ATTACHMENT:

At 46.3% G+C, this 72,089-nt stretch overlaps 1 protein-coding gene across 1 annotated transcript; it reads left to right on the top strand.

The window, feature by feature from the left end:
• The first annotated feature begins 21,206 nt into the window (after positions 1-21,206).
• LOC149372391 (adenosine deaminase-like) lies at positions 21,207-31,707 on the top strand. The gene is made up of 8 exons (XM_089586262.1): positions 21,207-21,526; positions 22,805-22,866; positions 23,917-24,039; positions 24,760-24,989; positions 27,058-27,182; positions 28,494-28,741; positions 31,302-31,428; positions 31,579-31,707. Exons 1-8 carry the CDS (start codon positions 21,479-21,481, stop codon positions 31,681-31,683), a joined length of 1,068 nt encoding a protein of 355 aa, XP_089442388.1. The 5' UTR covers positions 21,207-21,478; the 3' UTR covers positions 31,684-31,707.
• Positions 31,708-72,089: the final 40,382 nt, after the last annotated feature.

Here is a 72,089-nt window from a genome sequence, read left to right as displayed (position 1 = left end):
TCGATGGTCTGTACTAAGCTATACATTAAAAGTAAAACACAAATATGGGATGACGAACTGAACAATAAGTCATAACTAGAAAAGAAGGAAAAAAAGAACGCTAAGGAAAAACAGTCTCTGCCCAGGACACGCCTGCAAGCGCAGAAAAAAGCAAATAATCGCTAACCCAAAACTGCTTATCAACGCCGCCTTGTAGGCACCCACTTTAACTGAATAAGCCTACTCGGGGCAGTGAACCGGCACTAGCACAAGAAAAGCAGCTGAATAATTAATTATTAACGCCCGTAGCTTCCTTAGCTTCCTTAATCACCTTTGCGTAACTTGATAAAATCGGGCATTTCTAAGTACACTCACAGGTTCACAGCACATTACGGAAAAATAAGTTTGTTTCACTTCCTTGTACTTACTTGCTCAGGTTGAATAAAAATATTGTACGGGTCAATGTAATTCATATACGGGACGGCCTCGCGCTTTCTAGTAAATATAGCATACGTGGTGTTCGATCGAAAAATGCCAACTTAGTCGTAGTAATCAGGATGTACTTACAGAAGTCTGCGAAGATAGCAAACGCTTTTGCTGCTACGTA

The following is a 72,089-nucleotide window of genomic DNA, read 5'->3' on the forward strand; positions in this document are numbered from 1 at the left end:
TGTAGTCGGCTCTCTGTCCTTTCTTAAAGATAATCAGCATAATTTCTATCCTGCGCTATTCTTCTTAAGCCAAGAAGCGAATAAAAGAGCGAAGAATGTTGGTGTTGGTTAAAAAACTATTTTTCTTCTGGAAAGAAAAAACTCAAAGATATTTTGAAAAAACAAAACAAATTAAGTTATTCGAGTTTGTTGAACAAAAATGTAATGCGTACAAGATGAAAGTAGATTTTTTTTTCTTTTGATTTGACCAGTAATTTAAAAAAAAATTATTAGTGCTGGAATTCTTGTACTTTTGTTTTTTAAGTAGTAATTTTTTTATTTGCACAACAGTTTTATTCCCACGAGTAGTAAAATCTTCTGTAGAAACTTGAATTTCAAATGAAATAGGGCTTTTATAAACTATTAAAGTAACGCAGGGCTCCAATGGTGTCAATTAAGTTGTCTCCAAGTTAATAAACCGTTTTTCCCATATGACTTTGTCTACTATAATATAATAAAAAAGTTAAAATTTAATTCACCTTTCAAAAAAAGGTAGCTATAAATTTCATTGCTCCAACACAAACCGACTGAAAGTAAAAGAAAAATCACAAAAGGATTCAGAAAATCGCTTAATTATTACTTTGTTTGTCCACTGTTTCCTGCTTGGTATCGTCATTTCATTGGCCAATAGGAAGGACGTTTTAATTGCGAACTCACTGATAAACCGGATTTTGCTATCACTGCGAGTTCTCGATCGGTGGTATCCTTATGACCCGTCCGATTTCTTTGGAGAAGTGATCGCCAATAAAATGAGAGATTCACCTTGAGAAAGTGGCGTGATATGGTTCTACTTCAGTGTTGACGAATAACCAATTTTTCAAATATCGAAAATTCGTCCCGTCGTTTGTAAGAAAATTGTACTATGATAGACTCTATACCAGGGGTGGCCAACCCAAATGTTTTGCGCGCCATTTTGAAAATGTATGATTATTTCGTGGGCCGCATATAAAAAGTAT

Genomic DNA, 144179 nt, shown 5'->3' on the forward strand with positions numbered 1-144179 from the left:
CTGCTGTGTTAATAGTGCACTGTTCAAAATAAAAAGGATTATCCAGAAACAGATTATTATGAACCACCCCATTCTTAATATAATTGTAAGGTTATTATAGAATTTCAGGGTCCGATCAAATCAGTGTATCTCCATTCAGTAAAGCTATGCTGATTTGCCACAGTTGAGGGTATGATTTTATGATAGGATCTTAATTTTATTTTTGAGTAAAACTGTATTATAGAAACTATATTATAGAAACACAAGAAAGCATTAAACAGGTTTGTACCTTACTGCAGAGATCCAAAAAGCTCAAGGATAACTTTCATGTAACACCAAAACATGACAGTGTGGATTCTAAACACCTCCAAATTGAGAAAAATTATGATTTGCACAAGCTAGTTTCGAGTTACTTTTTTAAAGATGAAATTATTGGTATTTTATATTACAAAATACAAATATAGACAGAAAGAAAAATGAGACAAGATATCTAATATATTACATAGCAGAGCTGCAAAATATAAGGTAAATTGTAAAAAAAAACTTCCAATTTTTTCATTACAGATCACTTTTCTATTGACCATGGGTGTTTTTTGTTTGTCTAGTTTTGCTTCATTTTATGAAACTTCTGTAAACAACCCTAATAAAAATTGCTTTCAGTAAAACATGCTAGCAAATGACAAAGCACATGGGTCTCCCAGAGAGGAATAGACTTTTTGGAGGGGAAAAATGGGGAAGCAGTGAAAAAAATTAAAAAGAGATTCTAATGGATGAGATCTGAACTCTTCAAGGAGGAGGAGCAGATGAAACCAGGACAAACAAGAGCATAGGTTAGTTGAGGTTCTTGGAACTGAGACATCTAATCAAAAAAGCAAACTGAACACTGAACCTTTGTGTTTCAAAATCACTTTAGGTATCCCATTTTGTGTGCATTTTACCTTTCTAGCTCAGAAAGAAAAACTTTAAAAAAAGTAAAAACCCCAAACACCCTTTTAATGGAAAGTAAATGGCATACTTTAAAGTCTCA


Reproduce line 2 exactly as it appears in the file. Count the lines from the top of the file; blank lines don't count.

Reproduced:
The window, feature by feature from the left end: